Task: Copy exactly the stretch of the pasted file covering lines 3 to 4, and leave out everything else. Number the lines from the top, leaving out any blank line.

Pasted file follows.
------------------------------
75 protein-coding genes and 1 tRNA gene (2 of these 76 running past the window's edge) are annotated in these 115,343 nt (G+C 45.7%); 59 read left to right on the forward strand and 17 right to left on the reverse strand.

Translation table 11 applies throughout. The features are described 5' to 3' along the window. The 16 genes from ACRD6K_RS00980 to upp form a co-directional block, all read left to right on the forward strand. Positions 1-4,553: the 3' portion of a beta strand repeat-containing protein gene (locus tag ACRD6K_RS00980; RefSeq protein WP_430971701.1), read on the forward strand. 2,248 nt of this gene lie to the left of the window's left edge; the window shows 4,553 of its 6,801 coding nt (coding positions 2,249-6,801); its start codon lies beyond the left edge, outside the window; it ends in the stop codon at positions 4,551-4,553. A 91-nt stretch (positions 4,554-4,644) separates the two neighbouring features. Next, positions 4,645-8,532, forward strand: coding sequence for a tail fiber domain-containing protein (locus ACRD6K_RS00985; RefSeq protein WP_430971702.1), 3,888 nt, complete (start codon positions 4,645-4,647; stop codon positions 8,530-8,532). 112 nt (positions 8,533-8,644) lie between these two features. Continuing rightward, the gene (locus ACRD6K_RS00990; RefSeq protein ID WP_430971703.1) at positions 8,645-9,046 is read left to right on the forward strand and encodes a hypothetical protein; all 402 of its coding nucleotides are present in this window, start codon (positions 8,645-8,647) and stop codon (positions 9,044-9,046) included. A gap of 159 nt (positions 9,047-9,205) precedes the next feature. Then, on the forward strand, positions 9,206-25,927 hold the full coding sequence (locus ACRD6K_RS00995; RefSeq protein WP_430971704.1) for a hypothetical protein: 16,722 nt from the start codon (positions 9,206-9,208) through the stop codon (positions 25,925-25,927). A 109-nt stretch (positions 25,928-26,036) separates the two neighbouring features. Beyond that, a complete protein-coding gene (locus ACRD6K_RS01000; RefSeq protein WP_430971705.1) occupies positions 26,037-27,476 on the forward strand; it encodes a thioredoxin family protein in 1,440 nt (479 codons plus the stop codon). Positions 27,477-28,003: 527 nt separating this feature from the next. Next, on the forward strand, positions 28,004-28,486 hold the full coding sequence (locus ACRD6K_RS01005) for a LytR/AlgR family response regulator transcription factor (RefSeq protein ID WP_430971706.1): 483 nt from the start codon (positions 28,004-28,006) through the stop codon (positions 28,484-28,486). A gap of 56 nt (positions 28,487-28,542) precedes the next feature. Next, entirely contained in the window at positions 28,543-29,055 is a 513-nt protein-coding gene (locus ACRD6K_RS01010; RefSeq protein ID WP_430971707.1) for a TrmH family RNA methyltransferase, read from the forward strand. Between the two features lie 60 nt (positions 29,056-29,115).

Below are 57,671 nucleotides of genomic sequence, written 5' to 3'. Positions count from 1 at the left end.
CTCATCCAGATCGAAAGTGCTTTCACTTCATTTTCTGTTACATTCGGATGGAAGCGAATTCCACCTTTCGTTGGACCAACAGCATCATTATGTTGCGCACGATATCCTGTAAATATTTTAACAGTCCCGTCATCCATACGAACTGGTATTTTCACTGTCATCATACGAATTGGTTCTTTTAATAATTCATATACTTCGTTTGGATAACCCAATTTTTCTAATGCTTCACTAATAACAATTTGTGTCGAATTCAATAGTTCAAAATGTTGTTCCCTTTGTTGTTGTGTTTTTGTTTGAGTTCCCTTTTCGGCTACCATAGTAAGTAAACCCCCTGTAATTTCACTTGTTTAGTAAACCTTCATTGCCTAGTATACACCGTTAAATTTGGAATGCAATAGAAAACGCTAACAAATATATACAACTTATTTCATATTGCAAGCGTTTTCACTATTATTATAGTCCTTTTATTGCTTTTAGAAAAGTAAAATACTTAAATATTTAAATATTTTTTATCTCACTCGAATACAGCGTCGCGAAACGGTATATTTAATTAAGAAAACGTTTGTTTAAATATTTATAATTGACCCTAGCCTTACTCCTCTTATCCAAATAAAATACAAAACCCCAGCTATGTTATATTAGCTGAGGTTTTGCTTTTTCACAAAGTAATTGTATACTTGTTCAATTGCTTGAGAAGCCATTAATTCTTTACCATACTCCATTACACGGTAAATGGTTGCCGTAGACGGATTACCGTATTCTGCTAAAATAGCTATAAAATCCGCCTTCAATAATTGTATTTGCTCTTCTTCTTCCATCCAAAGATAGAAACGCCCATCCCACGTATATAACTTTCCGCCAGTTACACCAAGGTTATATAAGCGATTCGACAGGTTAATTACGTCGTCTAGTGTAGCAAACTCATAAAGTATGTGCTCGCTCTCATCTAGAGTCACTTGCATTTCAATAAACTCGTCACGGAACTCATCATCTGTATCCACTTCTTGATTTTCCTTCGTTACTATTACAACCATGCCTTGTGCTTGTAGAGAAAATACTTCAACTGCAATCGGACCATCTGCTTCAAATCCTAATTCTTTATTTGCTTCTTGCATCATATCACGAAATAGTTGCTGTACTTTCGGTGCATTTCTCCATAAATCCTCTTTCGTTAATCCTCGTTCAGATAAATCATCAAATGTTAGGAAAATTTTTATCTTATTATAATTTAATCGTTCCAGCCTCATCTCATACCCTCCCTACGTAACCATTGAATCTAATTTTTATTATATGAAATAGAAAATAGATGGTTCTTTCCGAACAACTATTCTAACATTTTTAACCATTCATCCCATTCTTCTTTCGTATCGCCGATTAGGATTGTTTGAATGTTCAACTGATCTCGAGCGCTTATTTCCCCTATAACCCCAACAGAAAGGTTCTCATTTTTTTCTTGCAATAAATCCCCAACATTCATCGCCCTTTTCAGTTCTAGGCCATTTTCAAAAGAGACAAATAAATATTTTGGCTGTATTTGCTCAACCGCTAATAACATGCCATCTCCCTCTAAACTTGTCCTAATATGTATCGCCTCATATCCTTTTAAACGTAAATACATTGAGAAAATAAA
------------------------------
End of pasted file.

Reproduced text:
Below are 57,671 nucleotides of genomic sequence, written 5' to 3'. Positions count from 1 at the left end.
CTCATCCAGATCGAAAGTGCTTTCACTTCATTTTCTGTTACATTCGGATGGAAGCGAATTCCACCTTTCGTTGGACCAACAGCATCATTATGTTGCGCACGATATCCTGTAAATATTTTAACAGTCCCGTCATCCATACGAACTGGTATTTTCACTGTCATCATACGAATTGGTTCTTTTAATAATTCATATACTTCGTTTGGATAACCCAATTTTTCTAATGCTTCACTAATAACAATTTGTGTCGAATTCAATAGTTCAAAATGTTGTTCCCTTTGTTGTTGTGTTTTTGTTTGAGTTCCCTTTTCGGCTACCATAGTAAGTAAACCCCCTGTAATTTCACTTGTTTAGTAAACCTTCATTGCCTAGTATACACCGTTAAATTTGGAATGCAATAGAAAACGCTAACAAATATATACAACTTATTTCATATTGCAAGCGTTTTCACTATTATTATAGTCCTTTTATTGCTTTTAGAAAAGTAAAATACTTAAATATTTAAATATTTTTTATCTCACTCGAATACAGCGTCGCGAAACGGTATATTTAATTAAGAAAACGTTTGTTTAAATATTTATAATTGACCCTAGCCTTACTCCTCTTATCCAAATAAAATACAAAACCCCAGCTATGTTATATTAGCTGAGGTTTTGCTTTTTCACAAAGTAATTGTATACTTGTTCAATTGCTTGAGAAGCCATTAATTCTTTACCATACTCCATTACACGGTAAATGGTTGCCGTAGACGGATTACCGTATTCTGCTAAAATAGCTATAAAATCCGCCTTCAATAATTGTATTTGCTCTTCTTCTTCCATCCAAAGATAGAAACGCCCATCCCACGTATATAACTTTCCGCCAGTTACACCAAGGTTATATAAGCGATTCGACAGGTTAATTACGTCGTCTAGTGTAGCAAACTCATAAAGTATGTGCTCGCTCTCATCTAGAGTCACTTGCATTTCAATAAACTCGTCACGGAACTCATCATCTGTATCCACTTCTTGATTTTCCTTCGTTACTATTACAACCATGCCTTGTGCTTGTAGAGAAAATACTTCAACTGCAATCGGACCATCTGCTTCAAATCCTAATTCTTTATTTGCTTCTTGCATCATATCACGAAATAGTTGCTGTACTTTCGGTGCATTTCTCCATAAATCCTCTTTCGTTAATCCTCGTTCAGATAAATCATCAAATGTTAGGAAAATTTTTATCTTATTATAATTTAATCGTTCCAGCCTCATCTCATACCCTCCCTACGTAACCATTGAATCTAATTTTTATTATATGAAATAGAAAATAGATGGTTCTTTCCGAACAACTATTCTAACATTTTTAACCATTCATCCCATTCTTCTTTCGTATCGCCGATTAGGATTGTTTGAATGTTCAACTGATCTCGAGCGCTTATTTCCCCTATAACCCCAACAGAAAGGTTCTCATTTTTTTCTTGCAATAAATCCCCAACATTCATCGCCCTTTTCAGTTCTAGGCCATTTTCAAAAGAGACAAATAAATATTTTGGCTGTATTTGCTCAACCGCTAATAACATGCCATCTCCCTCTAAACTTGTCCTAATATGTATCGCCTCATATCCTTTTAAACGTAAATACATTGAGAAAATAAA